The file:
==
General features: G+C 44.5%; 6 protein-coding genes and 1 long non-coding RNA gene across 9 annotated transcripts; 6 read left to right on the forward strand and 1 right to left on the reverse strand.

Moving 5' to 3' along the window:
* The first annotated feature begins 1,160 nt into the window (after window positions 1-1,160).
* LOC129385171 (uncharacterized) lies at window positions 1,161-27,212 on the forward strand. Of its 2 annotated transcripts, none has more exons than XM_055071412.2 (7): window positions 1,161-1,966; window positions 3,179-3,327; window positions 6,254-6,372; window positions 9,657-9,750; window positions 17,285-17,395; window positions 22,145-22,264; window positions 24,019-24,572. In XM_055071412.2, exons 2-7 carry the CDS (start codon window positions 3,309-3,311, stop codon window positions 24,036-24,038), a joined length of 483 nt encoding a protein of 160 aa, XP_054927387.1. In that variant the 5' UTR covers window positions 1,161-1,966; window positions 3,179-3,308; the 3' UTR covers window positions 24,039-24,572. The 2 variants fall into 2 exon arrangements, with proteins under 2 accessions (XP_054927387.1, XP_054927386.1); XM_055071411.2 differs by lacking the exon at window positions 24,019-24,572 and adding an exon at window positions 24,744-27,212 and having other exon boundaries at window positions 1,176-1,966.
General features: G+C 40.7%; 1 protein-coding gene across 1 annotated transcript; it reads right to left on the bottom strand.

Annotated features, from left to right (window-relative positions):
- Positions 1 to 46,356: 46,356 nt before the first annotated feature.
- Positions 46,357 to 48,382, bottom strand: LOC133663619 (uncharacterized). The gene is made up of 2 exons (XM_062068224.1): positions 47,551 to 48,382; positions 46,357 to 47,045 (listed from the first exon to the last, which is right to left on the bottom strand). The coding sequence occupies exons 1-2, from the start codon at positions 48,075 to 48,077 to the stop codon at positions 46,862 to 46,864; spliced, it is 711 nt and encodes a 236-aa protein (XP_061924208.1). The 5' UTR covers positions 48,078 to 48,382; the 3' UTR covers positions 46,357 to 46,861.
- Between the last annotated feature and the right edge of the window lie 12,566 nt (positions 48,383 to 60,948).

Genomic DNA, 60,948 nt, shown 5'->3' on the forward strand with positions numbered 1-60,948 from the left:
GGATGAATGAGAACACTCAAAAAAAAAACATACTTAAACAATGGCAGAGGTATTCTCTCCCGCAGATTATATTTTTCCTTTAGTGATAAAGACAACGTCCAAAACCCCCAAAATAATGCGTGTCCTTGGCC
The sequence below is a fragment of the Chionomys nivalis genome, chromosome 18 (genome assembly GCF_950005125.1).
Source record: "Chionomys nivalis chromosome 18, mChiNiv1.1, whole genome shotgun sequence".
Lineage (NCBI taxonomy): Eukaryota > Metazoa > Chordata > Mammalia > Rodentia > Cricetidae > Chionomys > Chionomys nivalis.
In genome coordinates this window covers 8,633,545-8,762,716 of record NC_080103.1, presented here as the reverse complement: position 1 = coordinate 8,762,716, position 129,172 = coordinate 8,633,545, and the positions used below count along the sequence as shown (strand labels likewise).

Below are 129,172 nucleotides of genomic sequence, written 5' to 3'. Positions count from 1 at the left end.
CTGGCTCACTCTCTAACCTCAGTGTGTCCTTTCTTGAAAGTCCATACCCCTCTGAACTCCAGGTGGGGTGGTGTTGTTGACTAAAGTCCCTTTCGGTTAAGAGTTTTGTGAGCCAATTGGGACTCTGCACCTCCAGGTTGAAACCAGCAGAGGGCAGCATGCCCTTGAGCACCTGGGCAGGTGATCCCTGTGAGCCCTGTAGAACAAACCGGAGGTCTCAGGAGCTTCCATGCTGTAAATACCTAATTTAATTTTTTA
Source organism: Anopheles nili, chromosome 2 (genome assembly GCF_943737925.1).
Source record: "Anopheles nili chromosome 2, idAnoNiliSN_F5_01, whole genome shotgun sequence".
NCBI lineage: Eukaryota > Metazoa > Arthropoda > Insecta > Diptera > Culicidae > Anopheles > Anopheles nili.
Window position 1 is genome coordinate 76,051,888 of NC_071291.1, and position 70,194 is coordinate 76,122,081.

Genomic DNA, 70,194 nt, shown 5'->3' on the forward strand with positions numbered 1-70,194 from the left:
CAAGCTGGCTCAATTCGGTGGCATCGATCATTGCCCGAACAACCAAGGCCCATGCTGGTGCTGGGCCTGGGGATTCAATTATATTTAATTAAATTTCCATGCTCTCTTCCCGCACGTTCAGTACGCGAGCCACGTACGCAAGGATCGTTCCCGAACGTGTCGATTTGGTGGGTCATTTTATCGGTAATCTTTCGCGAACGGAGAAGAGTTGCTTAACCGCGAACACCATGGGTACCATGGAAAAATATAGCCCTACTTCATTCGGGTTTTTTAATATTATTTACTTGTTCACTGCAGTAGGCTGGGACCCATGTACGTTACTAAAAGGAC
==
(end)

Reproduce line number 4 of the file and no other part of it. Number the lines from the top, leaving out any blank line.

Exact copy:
* LOC129385171 (uncharacterized) lies at window positions 1,161-27,212 on the forward strand. Of its 2 annotated transcripts, none has more exons than XM_055071412.2 (7): window positions 1,161-1,966; window positions 3,179-3,327; window positions 6,254-6,372; window positions 9,657-9,750; window positions 17,285-17,395; window positions 22,145-22,264; window positions 24,019-24,572. In XM_055071412.2, exons 2-7 carry the CDS (start codon window positions 3,309-3,311, stop codon window positions 24,036-24,038), a joined length of 483 nt encoding a protein of 160 aa, XP_054927387.1. In that variant the 5' UTR covers window positions 1,161-1,966; window positions 3,179-3,308; the 3' UTR covers window positions 24,039-24,572. The 2 variants fall into 2 exon arrangements, with proteins under 2 accessions (XP_054927387.1, XP_054927386.1); XM_055071411.2 differs by lacking the exon at window positions 24,019-24,572 and adding an exon at window positions 24,744-27,212 and having other exon boundaries at window positions 1,176-1,966.